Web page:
[Dixielandjazz] Re: Fonk

Bill Haesler bhaesler at bigpond.net.au
Mon Jul 19 16:05:13 PDT 2004

Dear Don,
Ta mate (as we say 'down-under').
I knew you would come up with the real facts.
Here (for general information) is what I sent to Bill Gunter off-list.
You, thankfully, have confirmed it.
Very kind regards,

Dear Bill [Gunter].
Let us see if Don replies to the question via the DJML, before we post the
However, my definition is that it is indeed a low trombone note.
There is a letter from trombonist Art Most to the Spike Jone's
biographer/discographer Jack Mirtle, reproduced in the booklet to the 'Fonk'
CD, which says (in part):
"The "Fonk". During WW2, and while in the US Coast Guard Band, I heard King
Jackson play a Fonk while preluding his lip before a job. I thought the
sound was amusing and asked him how he did it. But King took the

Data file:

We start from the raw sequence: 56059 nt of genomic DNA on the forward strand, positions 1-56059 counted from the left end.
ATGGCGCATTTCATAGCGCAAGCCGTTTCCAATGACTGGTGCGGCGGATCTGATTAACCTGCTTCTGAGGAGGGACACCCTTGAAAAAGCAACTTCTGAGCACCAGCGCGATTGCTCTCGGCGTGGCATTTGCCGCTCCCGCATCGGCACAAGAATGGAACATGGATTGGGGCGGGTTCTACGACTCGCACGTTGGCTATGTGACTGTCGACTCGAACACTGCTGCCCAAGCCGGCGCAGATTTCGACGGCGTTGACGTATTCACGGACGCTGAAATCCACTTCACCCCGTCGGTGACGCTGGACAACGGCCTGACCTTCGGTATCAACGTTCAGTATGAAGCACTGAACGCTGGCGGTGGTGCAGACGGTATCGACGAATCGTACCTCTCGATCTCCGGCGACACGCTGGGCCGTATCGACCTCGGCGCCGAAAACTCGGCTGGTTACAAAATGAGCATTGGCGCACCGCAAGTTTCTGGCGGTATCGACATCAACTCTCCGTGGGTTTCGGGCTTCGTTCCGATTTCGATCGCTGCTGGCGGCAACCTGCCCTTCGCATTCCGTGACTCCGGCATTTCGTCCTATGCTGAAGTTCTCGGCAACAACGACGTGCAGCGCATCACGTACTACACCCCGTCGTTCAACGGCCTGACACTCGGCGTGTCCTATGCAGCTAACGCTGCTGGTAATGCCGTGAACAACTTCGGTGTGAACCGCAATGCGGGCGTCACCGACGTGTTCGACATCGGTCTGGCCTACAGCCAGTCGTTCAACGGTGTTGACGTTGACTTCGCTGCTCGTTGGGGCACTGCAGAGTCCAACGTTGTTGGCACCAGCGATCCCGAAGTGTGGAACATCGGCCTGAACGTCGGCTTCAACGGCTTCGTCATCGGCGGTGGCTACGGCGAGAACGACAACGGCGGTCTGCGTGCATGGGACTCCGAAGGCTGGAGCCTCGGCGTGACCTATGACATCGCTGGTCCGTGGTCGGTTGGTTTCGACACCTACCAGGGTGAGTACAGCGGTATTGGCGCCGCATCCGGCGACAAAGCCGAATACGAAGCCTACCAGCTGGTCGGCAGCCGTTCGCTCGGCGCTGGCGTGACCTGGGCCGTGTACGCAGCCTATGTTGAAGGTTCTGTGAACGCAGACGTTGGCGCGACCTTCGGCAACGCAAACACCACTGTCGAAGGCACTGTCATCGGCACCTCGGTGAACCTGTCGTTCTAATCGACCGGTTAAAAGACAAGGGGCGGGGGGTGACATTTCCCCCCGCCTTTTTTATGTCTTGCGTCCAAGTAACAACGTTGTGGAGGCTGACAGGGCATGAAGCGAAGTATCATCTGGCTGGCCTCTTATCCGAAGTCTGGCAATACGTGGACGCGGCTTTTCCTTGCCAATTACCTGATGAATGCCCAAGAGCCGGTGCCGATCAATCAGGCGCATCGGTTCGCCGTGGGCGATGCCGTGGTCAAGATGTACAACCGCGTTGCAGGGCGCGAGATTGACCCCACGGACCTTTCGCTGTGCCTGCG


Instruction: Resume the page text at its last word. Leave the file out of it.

"trade-secret" amendment and wouldn't tell me. Shortly after the war, while
I was rehearsing a radio show, one of the trombonists played a Fonk. I asked
him how it was done, and he said to blow "too-eee" into the horn... I tried
it a few times and soon got a nod from the other trombonist. I had it
mastered. But to be more specific in the technique, the "too" starts the
lips to vibrating for the tone which is followed immediately by the tongue
taking the long e position in the mouth as though it was spoken. Actually
the "eee" that gives it the "Fonk!" The Fonk works best in the middle
regester [sic] of the horn. Whether the Fonk can be produced on a trumpet, I
don't know. You might try it. Incidentally, in your letter of March, 1984
you were the only one, as I remember, who ever referred to the trick as a
Fonk. But Fonk was so onomatopoetic that I knew what you meant immediately."
Jack Mirtle discusses the Fonk on page 245 of his book 'Thank You Music
Lovers'. Art Most, who played with Abe Lyman (1936-1941) and was an exponent
of the "gabba-gabba". King Jackson was the Fonk expert.  Most and Jackson
took part in the Spike Jones' "Charleston/Black Bottom" session for Victor
in Dec 1949. I think there is a Fonk on one of these sides and will check
Bill [Haesler].

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